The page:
“It’s big,” Williams said about the upcoming season.  “I try not to put a lot of pressure on myself, I never have playing basketball. Whenever I’ve done that, I haven’t played so well.”

What Williams has done, is put himself in a better position to succeed.

“This is really the best shape I’ve seen him in,” Bowen said.  “Body-wise, he really worked hard on it this summer.  He’s down (in weight) from what he played at last year.  He looks slimmer.”

“He’s lighter, he’s more athletic than he has been, hopefully he can carry it over,” Bowen added.

After splitting time with veteran free agent addition Omri Casspi in the preseason opener, Williams sat out Tuesday night’s contest as a healthy scratch.  Sacramento has an extremely deep bench and whether it’s Williams or Casspi backing up the small forward position, minutes will be scarce behind starter Rudy Gay.

Both Casspi and Williams can play the three and the stretch four position as well.  What will separate the duo might be versatility.

“I wanted to give him a true look,” coach Michael Malone said of Casspi.  “He’s had a very good camp so far.  (He’s a) high IQ basketball player, has a very good feel, knows how to play.  Can handle it, can attack.  And you saw that when he was on the floor, we probably had some of our better possessions of ball movement and he was a big part of that.”

The Kings have promoted an uptempo style and ball movement.  While Williams is the superior athlete, he averages just one assist per 36 minutes in his career.  Casspi isn’t exactly Chris Paul, but he averaged 2.5 per 36 minutes last season and a career average of 1.9.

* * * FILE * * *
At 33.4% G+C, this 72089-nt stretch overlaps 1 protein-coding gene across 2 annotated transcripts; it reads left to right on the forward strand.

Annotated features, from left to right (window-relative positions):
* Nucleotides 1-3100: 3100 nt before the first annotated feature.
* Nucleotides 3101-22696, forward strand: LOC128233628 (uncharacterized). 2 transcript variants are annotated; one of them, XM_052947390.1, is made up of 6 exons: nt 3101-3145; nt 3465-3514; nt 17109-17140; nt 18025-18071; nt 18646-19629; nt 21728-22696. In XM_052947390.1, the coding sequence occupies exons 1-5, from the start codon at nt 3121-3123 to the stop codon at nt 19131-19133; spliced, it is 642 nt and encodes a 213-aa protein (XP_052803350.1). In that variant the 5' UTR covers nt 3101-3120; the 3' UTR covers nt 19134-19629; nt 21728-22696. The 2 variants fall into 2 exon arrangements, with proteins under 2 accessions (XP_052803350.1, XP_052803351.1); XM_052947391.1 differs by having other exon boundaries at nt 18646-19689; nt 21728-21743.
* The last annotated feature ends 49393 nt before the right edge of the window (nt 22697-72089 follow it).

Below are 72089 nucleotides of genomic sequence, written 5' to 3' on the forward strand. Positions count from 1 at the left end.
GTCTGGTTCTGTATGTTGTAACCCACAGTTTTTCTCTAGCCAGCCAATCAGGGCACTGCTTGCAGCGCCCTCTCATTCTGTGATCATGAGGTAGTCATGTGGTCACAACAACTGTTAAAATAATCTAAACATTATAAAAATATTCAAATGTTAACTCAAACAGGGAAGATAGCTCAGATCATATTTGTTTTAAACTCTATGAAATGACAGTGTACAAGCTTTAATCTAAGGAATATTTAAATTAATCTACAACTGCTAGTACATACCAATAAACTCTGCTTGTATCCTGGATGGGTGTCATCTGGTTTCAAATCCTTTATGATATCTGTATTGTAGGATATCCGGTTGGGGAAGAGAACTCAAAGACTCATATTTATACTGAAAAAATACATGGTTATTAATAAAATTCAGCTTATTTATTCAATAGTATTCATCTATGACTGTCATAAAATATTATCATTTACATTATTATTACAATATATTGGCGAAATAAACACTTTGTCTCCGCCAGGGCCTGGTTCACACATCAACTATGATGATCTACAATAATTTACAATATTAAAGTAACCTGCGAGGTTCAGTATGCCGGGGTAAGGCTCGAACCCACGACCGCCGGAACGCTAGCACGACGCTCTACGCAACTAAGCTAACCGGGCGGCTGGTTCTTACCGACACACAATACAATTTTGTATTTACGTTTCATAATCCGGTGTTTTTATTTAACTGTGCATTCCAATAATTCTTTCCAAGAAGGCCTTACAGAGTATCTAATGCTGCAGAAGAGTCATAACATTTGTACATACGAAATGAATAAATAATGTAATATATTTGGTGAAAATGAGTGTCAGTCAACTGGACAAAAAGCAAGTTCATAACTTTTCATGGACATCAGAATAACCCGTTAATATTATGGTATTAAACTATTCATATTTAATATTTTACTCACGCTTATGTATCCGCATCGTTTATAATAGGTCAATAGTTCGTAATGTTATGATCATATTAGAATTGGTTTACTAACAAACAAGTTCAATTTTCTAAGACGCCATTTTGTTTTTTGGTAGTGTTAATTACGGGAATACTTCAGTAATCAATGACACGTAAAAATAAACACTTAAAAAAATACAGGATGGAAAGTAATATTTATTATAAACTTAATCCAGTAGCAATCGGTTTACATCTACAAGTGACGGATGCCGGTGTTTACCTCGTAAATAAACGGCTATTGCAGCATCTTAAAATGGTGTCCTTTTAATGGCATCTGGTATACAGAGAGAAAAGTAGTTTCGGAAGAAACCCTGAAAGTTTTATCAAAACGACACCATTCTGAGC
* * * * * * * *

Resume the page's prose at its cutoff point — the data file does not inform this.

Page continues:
Casspi is also the superior perimeter shooter, knocking down .352 percent of his 3-point shots over his career.  At 26-years-old, the Israeli born forward is still young and his defensive splits a season ago in Houston were impressive.  In short, Williams is in a dogfight for reserve minutes on a team that won just 28 games last season.

Williams is young and he can really run the floor, but the clock is ticking on his NBA career.  He needs a solid season in Sacramento to avoid the bust label.  If his summer regiment gives any indication, Williams is finally trying to take his career into his own hands.

If he can develop the perimeter shot and show improvement as a defender and distributor, he can play a major role on the 2014-15 Sacramento Kings.  If not, expect D’Alessandro to shop his $6.3 million contract as an expiring asset at the deadline or before.

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About: James Ham

James Ham is co-owner and senior editor of Cowbell Kingdom, providing extensive Kings coverage through news analysis, in-depth interviews with players and staff and daily coverage of breaking news. Along with providing original content for the site, including the Cowbell Kingdom Podcast and his weekly Sunday Musings column, James also provides game day coverage for NBA.com and is one of the producers behind the award-winning, independent documentary "Small Market, Big Heart".